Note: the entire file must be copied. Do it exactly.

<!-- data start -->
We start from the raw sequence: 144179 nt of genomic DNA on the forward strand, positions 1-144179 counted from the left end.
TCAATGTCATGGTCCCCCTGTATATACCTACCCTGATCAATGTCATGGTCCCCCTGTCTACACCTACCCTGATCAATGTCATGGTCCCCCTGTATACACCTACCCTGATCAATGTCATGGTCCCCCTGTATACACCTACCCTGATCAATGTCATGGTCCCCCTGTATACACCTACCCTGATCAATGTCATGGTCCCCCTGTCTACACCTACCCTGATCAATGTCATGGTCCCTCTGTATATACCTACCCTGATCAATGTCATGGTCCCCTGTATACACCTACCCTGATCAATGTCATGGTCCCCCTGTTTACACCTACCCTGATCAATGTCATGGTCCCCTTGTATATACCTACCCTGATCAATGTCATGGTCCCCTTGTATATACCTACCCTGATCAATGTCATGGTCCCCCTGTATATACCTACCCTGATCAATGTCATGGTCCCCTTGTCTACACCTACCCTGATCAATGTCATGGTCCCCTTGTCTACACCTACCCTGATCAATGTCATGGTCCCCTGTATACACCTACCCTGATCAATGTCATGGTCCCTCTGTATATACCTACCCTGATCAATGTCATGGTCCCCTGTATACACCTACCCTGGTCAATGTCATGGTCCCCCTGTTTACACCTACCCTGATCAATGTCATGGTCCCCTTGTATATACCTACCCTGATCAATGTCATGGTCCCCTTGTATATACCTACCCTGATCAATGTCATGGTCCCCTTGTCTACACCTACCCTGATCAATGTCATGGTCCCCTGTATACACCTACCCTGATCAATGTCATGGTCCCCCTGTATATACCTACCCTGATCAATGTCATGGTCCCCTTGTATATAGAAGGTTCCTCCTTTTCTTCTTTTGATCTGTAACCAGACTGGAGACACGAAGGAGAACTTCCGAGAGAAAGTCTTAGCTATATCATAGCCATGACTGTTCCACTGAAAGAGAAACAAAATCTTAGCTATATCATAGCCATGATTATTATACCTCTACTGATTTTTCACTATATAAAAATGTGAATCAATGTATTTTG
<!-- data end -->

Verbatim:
We start from the raw sequence: 144179 nt of genomic DNA on the forward strand, positions 1-144179 counted from the left end.
TCAATGTCATGGTCCCCCTGTATATACCTACCCTGATCAATGTCATGGTCCCCCTGTCTACACCTACCCTGATCAATGTCATGGTCCCCCTGTATACACCTACCCTGATCAATGTCATGGTCCCCCTGTATACACCTACCCTGATCAATGTCATGGTCCCCCTGTATACACCTACCCTGATCAATGTCATGGTCCCCCTGTCTACACCTACCCTGATCAATGTCATGGTCCCTCTGTATATACCTACCCTGATCAATGTCATGGTCCCCTGTATACACCTACCCTGATCAATGTCATGGTCCCCCTGTTTACACCTACCCTGATCAATGTCATGGTCCCCTTGTATATACCTACCCTGATCAATGTCATGGTCCCCTTGTATATACCTACCCTGATCAATGTCATGGTCCCCCTGTATATACCTACCCTGATCAATGTCATGGTCCCCTTGTCTACACCTACCCTGATCAATGTCATGGTCCCCTTGTCTACACCTACCCTGATCAATGTCATGGTCCCCTGTATACACCTACCCTGATCAATGTCATGGTCCCTCTGTATATACCTACCCTGATCAATGTCATGGTCCCCTGTATACACCTACCCTGGTCAATGTCATGGTCCCCCTGTTTACACCTACCCTGATCAATGTCATGGTCCCCTTGTATATACCTACCCTGATCAATGTCATGGTCCCCTTGTATATACCTACCCTGATCAATGTCATGGTCCCCTTGTCTACACCTACCCTGATCAATGTCATGGTCCCCTGTATACACCTACCCTGATCAATGTCATGGTCCCCCTGTATATACCTACCCTGATCAATGTCATGGTCCCCTTGTATATAGAAGGTTCCTCCTTTTCTTCTTTTGATCTGTAACCAGACTGGAGACACGAAGGAGAACTTCCGAGAGAAAGTCTTAGCTATATCATAGCCATGACTGTTCCACTGAAAGAGAAACAAAATCTTAGCTATATCATAGCCATGATTATTATACCTCTACTGATTTTTCACTATATAAAAATGTGAATCAATGTATTTTG